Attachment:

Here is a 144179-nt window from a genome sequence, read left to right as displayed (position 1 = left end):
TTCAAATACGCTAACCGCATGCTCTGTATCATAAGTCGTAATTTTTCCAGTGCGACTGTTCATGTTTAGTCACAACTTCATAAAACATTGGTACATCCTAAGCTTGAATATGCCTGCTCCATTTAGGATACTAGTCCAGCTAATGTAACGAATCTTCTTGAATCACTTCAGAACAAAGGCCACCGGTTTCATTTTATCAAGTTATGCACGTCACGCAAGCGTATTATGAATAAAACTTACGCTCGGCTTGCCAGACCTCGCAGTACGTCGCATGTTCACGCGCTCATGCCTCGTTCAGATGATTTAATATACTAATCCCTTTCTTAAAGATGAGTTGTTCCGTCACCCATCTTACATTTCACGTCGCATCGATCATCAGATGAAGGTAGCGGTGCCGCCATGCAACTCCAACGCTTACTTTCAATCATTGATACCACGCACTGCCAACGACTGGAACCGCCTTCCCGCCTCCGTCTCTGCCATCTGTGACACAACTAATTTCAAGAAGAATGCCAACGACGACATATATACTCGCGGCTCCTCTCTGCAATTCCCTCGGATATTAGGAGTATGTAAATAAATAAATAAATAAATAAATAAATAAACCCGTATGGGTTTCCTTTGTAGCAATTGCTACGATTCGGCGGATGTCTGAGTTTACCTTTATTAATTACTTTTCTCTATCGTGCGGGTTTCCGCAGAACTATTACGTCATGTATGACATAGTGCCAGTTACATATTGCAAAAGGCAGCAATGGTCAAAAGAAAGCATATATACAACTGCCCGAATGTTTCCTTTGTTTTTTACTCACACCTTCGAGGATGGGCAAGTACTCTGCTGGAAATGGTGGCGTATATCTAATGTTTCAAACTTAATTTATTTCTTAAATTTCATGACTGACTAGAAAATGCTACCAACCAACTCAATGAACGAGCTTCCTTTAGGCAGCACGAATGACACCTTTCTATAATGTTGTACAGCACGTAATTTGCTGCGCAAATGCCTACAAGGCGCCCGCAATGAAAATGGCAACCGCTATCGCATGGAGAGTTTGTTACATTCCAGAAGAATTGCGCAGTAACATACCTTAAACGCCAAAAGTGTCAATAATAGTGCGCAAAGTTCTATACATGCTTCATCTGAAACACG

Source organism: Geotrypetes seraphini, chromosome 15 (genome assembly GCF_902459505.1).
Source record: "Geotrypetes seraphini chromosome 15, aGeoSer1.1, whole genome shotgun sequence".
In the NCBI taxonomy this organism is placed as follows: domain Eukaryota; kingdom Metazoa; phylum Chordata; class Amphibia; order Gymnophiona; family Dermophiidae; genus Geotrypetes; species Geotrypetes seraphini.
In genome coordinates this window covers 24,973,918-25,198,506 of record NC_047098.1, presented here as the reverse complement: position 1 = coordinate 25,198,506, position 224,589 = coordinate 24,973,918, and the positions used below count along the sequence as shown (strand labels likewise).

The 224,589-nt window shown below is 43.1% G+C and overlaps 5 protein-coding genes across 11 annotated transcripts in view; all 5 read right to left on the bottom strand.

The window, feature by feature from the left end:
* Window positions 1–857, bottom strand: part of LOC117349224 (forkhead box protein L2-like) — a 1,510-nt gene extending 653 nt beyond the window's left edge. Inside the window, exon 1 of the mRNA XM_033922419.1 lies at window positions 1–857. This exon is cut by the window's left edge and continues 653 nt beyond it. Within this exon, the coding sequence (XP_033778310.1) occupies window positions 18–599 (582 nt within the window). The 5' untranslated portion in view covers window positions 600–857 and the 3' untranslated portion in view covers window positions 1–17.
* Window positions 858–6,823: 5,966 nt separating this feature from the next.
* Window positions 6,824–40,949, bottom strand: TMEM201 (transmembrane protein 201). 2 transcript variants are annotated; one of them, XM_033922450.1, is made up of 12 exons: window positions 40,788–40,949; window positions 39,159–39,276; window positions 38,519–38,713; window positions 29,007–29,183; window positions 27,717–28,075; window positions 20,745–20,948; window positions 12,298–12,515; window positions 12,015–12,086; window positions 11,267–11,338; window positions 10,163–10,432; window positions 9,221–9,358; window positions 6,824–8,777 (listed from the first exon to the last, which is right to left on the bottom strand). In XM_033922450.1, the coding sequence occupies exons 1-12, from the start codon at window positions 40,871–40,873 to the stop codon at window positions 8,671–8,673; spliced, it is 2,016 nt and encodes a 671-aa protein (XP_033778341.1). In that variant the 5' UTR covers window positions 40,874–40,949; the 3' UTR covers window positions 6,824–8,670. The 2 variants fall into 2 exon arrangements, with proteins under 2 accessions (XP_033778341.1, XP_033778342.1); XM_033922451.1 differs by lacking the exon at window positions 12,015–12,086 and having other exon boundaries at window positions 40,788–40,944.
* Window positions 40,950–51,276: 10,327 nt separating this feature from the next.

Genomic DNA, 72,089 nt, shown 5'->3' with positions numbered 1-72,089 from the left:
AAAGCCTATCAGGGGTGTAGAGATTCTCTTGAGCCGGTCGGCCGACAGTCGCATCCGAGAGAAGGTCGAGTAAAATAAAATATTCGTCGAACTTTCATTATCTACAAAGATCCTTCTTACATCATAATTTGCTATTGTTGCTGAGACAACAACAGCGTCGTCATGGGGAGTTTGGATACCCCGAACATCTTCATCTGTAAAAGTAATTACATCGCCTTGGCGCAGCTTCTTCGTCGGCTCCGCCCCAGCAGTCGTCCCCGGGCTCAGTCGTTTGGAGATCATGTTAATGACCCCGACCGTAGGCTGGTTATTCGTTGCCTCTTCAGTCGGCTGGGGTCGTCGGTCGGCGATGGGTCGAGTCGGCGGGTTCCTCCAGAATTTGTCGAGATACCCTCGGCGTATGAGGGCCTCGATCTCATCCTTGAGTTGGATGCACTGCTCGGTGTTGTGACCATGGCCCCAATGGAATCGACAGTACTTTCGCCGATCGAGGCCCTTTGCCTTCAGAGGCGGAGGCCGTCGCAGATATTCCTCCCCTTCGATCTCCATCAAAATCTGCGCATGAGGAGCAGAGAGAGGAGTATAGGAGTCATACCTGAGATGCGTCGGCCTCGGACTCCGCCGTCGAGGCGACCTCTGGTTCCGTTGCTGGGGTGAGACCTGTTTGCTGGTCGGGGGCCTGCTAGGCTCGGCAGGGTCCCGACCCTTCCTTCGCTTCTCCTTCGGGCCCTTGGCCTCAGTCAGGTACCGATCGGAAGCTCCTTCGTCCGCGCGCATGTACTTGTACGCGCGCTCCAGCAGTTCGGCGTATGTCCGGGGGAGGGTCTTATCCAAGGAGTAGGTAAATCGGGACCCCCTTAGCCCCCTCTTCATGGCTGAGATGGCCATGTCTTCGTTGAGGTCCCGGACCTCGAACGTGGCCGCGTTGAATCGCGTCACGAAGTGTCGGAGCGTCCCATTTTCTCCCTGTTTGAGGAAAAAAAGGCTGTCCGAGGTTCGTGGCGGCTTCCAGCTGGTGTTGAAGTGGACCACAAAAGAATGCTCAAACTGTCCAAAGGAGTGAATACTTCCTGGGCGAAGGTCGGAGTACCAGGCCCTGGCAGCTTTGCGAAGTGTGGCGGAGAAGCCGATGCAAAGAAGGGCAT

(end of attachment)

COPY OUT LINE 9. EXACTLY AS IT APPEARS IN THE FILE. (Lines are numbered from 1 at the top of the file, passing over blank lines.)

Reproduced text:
* Window positions 1–857, bottom strand: part of LOC117349224 (forkhead box protein L2-like) — a 1,510-nt gene extending 653 nt beyond the window's left edge. Inside the window, exon 1 of the mRNA XM_033922419.1 lies at window positions 1–857. This exon is cut by the window's left edge and continues 653 nt beyond it. Within this exon, the coding sequence (XP_033778310.1) occupies window positions 18–599 (582 nt within the window). The 5' untranslated portion in view covers window positions 600–857 and the 3' untranslated portion in view covers window positions 1–17.